Location of Land Although the relief extends to one acre of land it is important that this acre is used with the home. If a part of the land beside the home has never been used as part of the garden then the gain on this part of the land will not qualify for the relief.

If you are considering selling your house and an adjacent plot of land, it would be worth using the plot as part of the garden for the home and incorporating it into the existing garden (subject to the one acre restriction). Then it may be possible to obtain some relief on the sale of this plot of land.

On a positive note, Revenue have agreed that a plot of land slightly separated from the house (even if it is separated by a road) should qualify for the relief if it is disposed of with the house and would generally be regarded as part of the garden enjoyed with the house.

Development Value Any development land gain is specifically excluded from the relief. This means that even if the house has been the person’s main home and the garden is less than one acre there may still be a tax charge if the sale price includes some development value.

Most people would correctly realise that when a house is sold to a developer the sale price will generally include development value and disallow PPR relief on some of the proceeds. The problem arises when the house is sold to a third party who is going to use the house as their home. The fact that some of the sale price could relate to the development value can be forgotten in these circumstances. As a basic rule, you must ask the question ‘What would someone pay for this property if there was no possibility of ever obtaining planning permission for development on the site?’ If the answer would be a lower figure than the sale price for the house then the PPR relief must be restricted to the lower figure, no matter who the buyer is.

Absence from Home due to Employment

In order to qualify for the full relief you must have lived in the house as your main residence for the entire time you owned it.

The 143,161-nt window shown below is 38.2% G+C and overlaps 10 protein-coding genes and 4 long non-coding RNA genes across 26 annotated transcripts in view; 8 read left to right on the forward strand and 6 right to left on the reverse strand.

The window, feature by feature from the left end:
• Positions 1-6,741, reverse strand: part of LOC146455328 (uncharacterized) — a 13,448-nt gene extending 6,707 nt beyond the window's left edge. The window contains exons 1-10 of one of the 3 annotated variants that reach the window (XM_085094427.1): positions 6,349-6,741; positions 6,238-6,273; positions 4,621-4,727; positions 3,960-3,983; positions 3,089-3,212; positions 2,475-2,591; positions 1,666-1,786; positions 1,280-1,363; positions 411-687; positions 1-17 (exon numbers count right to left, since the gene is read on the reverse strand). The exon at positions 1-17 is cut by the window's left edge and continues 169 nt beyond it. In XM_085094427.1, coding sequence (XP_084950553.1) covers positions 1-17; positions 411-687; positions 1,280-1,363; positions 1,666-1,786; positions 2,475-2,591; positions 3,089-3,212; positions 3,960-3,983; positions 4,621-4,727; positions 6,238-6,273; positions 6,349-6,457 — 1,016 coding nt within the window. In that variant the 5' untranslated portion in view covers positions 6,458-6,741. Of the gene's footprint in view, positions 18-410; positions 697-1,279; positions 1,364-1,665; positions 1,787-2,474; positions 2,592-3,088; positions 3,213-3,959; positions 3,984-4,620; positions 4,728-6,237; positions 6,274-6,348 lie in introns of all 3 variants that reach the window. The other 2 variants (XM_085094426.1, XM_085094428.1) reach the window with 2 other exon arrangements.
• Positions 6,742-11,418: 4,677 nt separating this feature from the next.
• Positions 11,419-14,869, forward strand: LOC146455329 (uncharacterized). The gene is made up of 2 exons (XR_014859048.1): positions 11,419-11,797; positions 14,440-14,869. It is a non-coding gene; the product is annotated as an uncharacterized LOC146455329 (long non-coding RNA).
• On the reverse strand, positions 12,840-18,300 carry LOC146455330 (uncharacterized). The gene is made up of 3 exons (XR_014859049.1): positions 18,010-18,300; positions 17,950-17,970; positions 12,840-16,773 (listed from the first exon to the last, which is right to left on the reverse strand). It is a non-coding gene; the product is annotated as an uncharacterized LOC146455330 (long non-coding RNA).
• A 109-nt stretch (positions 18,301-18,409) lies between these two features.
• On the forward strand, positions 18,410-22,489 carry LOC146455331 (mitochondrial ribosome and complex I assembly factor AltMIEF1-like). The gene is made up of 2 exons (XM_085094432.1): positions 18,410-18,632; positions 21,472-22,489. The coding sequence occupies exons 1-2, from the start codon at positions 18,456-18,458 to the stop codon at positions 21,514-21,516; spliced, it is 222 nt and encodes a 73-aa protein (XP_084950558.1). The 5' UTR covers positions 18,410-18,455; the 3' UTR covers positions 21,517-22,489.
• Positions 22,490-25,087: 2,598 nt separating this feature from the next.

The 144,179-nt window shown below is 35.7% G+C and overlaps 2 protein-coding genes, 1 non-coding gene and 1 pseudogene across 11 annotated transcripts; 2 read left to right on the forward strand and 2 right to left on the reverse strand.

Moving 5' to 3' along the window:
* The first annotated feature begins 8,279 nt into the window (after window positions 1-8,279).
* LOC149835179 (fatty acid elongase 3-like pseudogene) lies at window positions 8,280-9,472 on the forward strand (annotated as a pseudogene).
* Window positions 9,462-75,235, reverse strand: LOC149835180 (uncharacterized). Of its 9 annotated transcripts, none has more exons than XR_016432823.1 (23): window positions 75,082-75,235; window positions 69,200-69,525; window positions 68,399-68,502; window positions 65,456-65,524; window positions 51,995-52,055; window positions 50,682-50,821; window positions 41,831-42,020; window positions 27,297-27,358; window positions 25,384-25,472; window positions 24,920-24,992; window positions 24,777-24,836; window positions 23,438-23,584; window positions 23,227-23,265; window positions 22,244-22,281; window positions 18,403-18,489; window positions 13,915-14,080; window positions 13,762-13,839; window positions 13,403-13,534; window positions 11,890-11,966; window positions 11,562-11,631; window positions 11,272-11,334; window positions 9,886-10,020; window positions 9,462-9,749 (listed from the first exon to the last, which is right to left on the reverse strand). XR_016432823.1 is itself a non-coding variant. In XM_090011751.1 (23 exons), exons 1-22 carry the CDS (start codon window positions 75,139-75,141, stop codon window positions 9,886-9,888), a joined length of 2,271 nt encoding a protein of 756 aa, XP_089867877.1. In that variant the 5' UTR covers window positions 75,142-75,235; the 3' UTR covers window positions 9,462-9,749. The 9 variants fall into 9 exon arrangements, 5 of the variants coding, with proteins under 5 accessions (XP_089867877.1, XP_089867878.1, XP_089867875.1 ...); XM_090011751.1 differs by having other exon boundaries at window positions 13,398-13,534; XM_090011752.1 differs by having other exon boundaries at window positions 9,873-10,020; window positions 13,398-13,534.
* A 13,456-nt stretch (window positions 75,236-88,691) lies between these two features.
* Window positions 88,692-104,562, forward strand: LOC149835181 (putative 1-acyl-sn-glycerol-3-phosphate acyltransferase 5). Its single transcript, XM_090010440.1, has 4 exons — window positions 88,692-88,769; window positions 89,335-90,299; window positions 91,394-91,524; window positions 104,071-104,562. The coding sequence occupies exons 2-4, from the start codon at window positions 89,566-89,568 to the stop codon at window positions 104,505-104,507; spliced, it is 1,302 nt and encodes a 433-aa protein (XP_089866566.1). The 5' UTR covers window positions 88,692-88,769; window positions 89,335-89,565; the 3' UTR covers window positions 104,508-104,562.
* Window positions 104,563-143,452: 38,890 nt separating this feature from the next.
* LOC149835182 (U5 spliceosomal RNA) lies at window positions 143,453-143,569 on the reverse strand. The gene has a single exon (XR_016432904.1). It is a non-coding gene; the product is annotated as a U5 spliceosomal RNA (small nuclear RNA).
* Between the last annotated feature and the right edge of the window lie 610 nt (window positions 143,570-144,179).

Often individuals may have lived elsewhere for a time due to the requirements of their employment. The legislation does allow for PPR relief to be preserved during periods spent working elsewhere but the conditions that must be met are complex and contain many traps for the unwary.

If you are required to live elsewhere as a result of your employment, you must live in the property both before and after this period of absence to claim PPR relief for the period of absence. If you worked in Ireland, then you can claim a maximum of four years in total away from the property as periods you lived in the property. If you worked abroad, then there is no limit on the amount of time you can claim relief for while working abroad.

In relation to a foreign employment, the conditions to qualify for the deemed period of occupation may be stricter than the conditions for an Irish employment. If you work abroad, to qualify as a deemed period of occupation, it must be a period ‘throughout which the individual worked in an employment or office’. This could lead to unfairness if an individual worked abroad for a period of time and then spent some time travelling, e.g. the individual worked abroad for three years and then spent a further six months travelling. Most advisors would assume that the individual has preserved their PPR relief for the three years that they spent working and would lose the relief for the six months they spent travelling. There is an alternative argument that the individual would not preserve any of their PPR relief for this 3½ year period as they were not working throughout the entire period abroad.

In order to be able to claim the relief for these periods away from the property, you must have lived in the house as your home both before and after the period of absence. Additionally, you cannot have any other house eligible for the relief throughout the period of absence. In relation to this latter point, you do not have to have claimed the relief on another property; the mere ownership of a property that could qualify for the relief will disqualify you.

A problem may arise where a husband and wife move abroad as a result of the husband’s employment. Under the PPR relief legislation, the period the husband spends abroad will qualify for PPR relief provided that the husband returns to the property when he comes back to Ireland and he does not own a second property that would qualify for the relief while he is abroad.